Deflation: Impact on retirees

Deflation: Impact on seniors? Is it necessarily bad?

In a nutshell

For seniors on a (nominal) fixed income or COLA indexed income a downward trending inflation or even a mild case of deflation might actually turn out to be beneficial. Seniors who tend to have relatively more conservatively invested retirement savings and/or are beneficiaries of fixed income streams (e.g. government or corporate pensions or annuities) the corrosive effect of taxes (especial on interest income outside tax-sheltered vehicles) actually decreases as inflation decreases or mild deflation sets in.

The details

Recently, the chorus of those predicting deflation and associated Armageddon has been getting louder and louder.

If we are in fact going into a mild deflationary period, and nobody really knows for sure if, when and for how long that would be case and whether we’ll have a serious inflationary period after that as a result of all the quantitative easing taking place, mild deflation is not necessarily bad for seniors.

The interest rates available in the market on GICs/CDs, or government bonds have been falling dramatically. Some commentators even suggested that some governments are using low interest rate policies as a means to solve their massive deficit problems on the backs of retirees, who being more risk averse have to rely more heavily on fixed-income investments. However, what really counts is the real (not nominal) interest rate and lower inflation actually helps improve the after tax return. Specifically, the corrosive effect of taxes (especially on interest income outside tax-sheltered vehicles) actually decreases as inflation decreases or mild deflation sets in.

Impact of deflation on retirees

Consider some thoughts on the likely impact of deflation:

-lower corrosive “senior inflation” (I’ve discussed Senior Inflation in blog some years ago exploring the differences between the CPI that you typically read about, the actual inflation that is experienced by seniors in general, inflation experienced by seniors in a particular city and the inflation associated with your personal basket of purchases)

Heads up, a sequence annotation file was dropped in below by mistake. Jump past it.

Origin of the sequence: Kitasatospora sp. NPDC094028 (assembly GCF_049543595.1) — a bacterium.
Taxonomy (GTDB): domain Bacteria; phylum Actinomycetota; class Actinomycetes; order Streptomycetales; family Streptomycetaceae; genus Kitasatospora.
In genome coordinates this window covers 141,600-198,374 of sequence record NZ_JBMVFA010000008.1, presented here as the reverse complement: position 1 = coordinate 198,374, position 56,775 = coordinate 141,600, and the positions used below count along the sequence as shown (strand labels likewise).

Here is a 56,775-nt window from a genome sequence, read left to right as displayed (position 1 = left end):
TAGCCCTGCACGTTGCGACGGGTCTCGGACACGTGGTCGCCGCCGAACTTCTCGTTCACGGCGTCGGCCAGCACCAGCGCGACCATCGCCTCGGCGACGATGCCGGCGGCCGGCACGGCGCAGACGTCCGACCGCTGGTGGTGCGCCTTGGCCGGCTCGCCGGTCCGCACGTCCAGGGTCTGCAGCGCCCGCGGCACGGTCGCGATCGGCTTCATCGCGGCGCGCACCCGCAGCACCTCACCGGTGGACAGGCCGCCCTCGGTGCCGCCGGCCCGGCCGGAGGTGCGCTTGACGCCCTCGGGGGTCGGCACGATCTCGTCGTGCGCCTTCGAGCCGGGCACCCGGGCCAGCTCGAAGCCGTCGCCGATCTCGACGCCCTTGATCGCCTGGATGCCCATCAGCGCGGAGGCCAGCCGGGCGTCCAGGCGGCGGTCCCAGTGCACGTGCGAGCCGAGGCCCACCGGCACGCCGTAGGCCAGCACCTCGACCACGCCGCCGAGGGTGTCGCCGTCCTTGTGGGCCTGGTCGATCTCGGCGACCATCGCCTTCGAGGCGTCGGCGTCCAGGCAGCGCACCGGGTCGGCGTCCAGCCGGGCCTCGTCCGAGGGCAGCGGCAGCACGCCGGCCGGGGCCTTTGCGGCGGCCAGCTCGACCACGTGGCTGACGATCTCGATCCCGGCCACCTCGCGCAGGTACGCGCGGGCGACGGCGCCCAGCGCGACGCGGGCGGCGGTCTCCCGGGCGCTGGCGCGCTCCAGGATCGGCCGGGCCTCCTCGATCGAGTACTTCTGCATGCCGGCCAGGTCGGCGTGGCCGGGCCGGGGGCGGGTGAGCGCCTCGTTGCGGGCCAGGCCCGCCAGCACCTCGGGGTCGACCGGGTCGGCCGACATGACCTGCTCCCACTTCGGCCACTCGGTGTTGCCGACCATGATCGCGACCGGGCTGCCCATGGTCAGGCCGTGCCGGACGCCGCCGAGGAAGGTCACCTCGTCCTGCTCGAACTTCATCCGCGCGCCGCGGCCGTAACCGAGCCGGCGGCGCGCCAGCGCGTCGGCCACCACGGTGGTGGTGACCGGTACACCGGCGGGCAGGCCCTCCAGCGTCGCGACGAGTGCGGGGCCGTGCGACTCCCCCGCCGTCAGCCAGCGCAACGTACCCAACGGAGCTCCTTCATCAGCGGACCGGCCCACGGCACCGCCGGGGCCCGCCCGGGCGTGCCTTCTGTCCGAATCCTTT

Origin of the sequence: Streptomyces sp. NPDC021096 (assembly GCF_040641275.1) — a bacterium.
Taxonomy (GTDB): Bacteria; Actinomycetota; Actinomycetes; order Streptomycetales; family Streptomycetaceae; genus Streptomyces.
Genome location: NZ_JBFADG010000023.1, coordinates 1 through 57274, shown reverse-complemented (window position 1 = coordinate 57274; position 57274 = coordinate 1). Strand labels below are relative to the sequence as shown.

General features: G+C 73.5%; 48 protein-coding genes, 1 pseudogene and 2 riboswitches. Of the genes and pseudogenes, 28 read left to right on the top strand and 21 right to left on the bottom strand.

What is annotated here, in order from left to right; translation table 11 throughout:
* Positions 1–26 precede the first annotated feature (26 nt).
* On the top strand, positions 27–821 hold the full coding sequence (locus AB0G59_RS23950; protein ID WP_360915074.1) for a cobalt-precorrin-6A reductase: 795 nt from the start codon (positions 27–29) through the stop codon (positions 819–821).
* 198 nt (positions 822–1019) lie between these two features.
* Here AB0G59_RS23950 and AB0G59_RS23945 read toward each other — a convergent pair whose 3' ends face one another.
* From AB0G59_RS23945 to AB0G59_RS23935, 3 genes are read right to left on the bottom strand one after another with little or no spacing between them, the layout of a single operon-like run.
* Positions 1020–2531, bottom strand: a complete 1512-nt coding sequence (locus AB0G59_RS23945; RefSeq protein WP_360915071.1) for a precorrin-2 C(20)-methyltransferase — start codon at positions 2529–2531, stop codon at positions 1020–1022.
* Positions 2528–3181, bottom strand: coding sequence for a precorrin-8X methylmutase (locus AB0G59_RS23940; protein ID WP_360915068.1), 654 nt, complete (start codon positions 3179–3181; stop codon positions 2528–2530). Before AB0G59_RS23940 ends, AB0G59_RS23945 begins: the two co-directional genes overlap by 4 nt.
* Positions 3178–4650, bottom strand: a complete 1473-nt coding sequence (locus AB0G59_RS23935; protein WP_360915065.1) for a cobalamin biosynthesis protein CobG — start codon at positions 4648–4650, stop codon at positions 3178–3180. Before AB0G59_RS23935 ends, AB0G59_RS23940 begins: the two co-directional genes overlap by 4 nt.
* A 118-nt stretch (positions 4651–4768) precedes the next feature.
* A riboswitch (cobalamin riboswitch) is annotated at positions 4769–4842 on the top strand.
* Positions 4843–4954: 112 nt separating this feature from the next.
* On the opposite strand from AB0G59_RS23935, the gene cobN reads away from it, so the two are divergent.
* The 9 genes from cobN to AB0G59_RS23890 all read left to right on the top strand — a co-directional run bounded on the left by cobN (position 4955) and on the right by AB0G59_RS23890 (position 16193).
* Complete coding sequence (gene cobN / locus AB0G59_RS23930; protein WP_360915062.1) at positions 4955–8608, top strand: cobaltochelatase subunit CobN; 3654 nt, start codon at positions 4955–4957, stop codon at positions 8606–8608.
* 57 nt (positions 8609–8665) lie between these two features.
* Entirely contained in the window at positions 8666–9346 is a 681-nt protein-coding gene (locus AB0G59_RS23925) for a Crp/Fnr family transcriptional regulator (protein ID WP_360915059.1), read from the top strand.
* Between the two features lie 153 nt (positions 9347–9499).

-if pension un-indexed or partially-indexed, then deflation or decreasing inflation improves the purchasing power of the pension

-fully indexed pensions will get no COLA (Social Security, OAS, CPP…) when CPI shows deflation (but the buying power of each dollar should be stable or improving)

-no income tax on imaginary “nominal” returns

-real estate prices are down, stocks likely down, bonds up (yields down)

-inflation protected bonds (TIPS and RRBs) only new issues are protected (older issues with principal already adjusted upward as a result of the inflation to date, can even decrease in value should actual deflation set in)

-un-indexed annuities have improved purchasing power in deflation

-debt is bad since you have to repay cheap dollars with expensive dollars (plus interest) (So one of the best ways to prepare for deflation is to pay off your debts)

-equity and fixed income investment returns: If things change and we suddenly found ourselves in a situation of (growing) inflation, stocks tend to perform better than bonds, since bonds lock investors into a fixed nominal return rate whereas operating companies tend to be able to increase prices and earning by (by partially or fully) passing through their increased cost via price increases. In decreasing inflation or deflationary environment having locked in higher long-term bond yields in earlier higher inflationary periods is obviously of advantage.

Scenario analysis

Here are some simple ‘back-of-envelope’ type calculations. Assuming a retiree’s Tax rate=30%, Bond Return=Inflation+2%, Stock Return=Inflation+6%.(The assumed returns are something like historical: long term government bonds’ real return of about 2% and equity risk premium (geometric) 4% on top of bond rates.)